276 ( +1 | -1 ) Tactical books!Hi shadowbane0117 ! At your level tactical mastery is key. Virtually all the games between players below roughly 1800ish (and most games in the higher ranks too!) are decided by tactical errors, i.e. someone overlooks something and loses a piece or gets checkmated. I look overgams between guys rated under 1500 and I am usually amazed at the simple tactical oversights that go on... someone has a nice forced maein towo and plays something else, the opponent ALSO doesn't notice the threat and fails to make a move which defends, then the guy with the mate in 2 overlooks it again!! Or the same situation happens when there is a fairly simple tactical trick which wins material and one or both players overlook it.
Many players will try to push you to study advanced positional chess or opening theory, but I fell that positional chess is best learned by experience and one only needs to pick up a nice book on positional strategy when the basic tactics and chess endgame ideas have been grasped first. The reason being that advanced positional strategies are completely useless in the hands of a player without adept skill in both tactics and endgames.
And so I would first recommend a simple book on tactcial ideas and combinations...don't go for a book titled TACTICS FOR THE ADVANCED ATTACKER, or some such stuff, that will likely be a study of extremely sharp positions where even Grandmasters can have a difficult time figuring out what is going on. All you need is a basic book. I am not sure of any specific titles, but any introduction to tactics will be perfect for you, or even a basic combination puzzle book wil be be great to help sharpen your calculation skills and help you rise a few hundred rating points.... Next after you have got a comfortable understanding of the tactical patterns of the game, Iwould recommend a basic study of chess endings. First you should study basic pawn endings, starting with King+pawn vs. King. Once you have grasped the ideas of this ending, you ceasily move up to more pawns on the board, and then you may want to study Rook+Pawn vs. rook. This is a little advance but it hapopens all the time in real games and it helps to at least have a basic idea of how each side can try to accomplish a draw or a win.
Any basic endgame boo will do for this. I have agrwta little book which did wonders for my endgame technique called PRACTICAL CHESS ENDINGS by Irving Chernev.
Good luck...whatever you do, PLAY ALOT, and study tactics FIRST.
69 ( +1 | -1 ) Well, I respect superblunder's opinion, though I don't believe beginning players should focus only on tactics. I tend to see chess know-how as wholistic, because (for example) a lot of the time there's nothing to exploit tactically, and knowing which side of the board to attack on is just as important as understanding pins. The book that did it for me was Silman's "The Amateur's Mind." Silman has his students say out loud what their reasons are for the moves they make, and then systematically exposes their misunderstandings and wishful thinking patterns. If you still hang pieces with regularity, however, then a book of exercises like superblunder reccomends may be a very good supplement.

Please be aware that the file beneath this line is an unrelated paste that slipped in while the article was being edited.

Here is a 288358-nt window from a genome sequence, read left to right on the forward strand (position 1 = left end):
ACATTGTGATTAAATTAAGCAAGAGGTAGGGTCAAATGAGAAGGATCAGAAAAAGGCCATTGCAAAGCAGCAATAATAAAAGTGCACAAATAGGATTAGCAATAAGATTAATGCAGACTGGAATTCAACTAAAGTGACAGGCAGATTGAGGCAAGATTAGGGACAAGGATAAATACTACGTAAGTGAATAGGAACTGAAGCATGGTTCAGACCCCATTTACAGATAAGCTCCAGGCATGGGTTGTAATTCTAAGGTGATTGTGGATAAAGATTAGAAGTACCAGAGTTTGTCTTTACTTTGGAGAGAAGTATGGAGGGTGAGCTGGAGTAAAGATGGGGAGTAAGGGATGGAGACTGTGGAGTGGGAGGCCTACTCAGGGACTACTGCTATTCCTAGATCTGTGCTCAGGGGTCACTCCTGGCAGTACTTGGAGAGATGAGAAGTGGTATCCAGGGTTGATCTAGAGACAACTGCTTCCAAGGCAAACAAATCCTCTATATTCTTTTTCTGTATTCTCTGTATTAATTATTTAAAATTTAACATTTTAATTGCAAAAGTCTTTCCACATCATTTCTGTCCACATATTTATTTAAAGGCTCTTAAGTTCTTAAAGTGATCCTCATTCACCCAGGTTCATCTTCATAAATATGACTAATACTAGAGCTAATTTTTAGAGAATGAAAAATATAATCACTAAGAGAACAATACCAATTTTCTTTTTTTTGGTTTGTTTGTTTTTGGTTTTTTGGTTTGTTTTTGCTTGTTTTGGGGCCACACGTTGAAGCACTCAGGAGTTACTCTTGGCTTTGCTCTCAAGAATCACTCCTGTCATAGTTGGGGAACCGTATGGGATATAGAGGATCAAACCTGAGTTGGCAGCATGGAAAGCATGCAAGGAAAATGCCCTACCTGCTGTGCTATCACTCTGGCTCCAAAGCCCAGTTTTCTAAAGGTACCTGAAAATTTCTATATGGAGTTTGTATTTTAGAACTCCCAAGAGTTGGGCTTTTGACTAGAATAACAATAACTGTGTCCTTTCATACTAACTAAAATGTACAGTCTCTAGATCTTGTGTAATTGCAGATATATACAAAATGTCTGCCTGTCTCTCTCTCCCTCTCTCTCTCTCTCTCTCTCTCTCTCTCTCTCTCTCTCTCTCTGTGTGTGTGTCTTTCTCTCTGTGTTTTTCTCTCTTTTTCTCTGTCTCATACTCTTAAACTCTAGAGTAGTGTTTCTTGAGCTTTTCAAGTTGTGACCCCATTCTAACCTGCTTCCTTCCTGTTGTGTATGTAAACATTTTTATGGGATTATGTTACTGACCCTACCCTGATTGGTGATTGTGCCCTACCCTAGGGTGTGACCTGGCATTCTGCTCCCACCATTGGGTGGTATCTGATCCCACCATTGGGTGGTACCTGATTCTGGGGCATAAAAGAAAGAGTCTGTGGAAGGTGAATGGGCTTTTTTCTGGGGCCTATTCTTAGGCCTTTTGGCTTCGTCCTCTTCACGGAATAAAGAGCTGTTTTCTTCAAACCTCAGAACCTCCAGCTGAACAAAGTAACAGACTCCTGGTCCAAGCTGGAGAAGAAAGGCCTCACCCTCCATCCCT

92 ( +1 | -1 ) I agree with anaxagoras, and so does Bruce Pandolfini. I think "The Amateur's Mind" by Silman may be a little too advanced for you right now but books like "A Guide to Good Chess" by C.J.S. Purdy or "Pandolfini's Ultimate Guide to Chess" by Bruce Pandolfini would be an excellent place to start. I also think superblunder is right it is essential to master tactical chess and then basic endgames. You will need to know a minimum about chess opening just enough to get you safely into the middle game, You will also need to know a minimum am out of Positional theory, just enough to guide you as to pawn structure and piece placement. Endgame theory "is" positional chess in it's purest form!
Dan Heisman is a master and specializes in coaching players at your level he has a very useful chess site at: www.chessville.com/
23 ( +1 | -1 ) a good book"the inner game of chess" by andrew soltis is a book about how to calculate variations. It was one of the first books I bought when I started taking chess seriously. It was the book I got the most out of when I first started studying.
70 ( +1 | -1 ) shadowbaneMaybe your confused with all these recommendations. There are no super books that will help you more than others. It's all about personal learning style. In general - verbally orientated books are good for starters. At a level of 1100 - 1400 you need a good book on the endgame and especially tactics - These will help you gain skills which wont really fade away. Comprehensive Chess Course Volume 1 and 2 by Lev Alburt is a fantastic series which covers both the endgame and middlegame with emphasis on tactics. You can take a peek inside the book at www.amazon.com when you search for it. Find out which book suits you.
I agree that you can learn a lot of endgames, to get a feeling for the quality of the pieces. In these two books you can learn everything you need to know about chess - which doesn't mean you are not going to make any blunders in the future. But those you are even doing as a Super-Grandmaster ! On the other side if you don't know some of the secrets of the game you are never going to play a good game.